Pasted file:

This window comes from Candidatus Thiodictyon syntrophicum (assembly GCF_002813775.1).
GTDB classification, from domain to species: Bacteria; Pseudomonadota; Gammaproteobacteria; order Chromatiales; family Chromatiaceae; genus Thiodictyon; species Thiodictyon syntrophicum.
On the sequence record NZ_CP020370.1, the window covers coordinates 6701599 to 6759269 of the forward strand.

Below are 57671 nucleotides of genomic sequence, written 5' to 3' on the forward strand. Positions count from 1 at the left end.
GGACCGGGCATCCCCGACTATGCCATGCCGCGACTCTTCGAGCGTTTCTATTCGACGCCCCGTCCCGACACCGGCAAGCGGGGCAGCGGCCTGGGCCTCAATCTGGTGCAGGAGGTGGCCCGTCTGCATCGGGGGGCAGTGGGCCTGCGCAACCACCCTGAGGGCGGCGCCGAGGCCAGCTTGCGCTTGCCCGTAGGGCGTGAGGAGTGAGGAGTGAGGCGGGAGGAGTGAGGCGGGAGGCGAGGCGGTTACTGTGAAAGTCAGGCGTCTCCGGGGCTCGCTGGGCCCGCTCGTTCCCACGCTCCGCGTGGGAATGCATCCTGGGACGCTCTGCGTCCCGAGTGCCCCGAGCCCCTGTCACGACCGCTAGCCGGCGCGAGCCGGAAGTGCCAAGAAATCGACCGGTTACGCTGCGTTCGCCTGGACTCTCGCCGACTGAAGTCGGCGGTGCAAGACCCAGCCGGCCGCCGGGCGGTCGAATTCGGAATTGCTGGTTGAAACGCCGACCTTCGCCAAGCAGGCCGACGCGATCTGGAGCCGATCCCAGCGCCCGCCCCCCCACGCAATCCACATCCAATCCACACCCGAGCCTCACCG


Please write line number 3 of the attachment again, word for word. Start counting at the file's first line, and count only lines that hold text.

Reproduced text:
On the sequence record NZ_CP020370.1, the window covers coordinates 6701599 to 6759269 of the forward strand.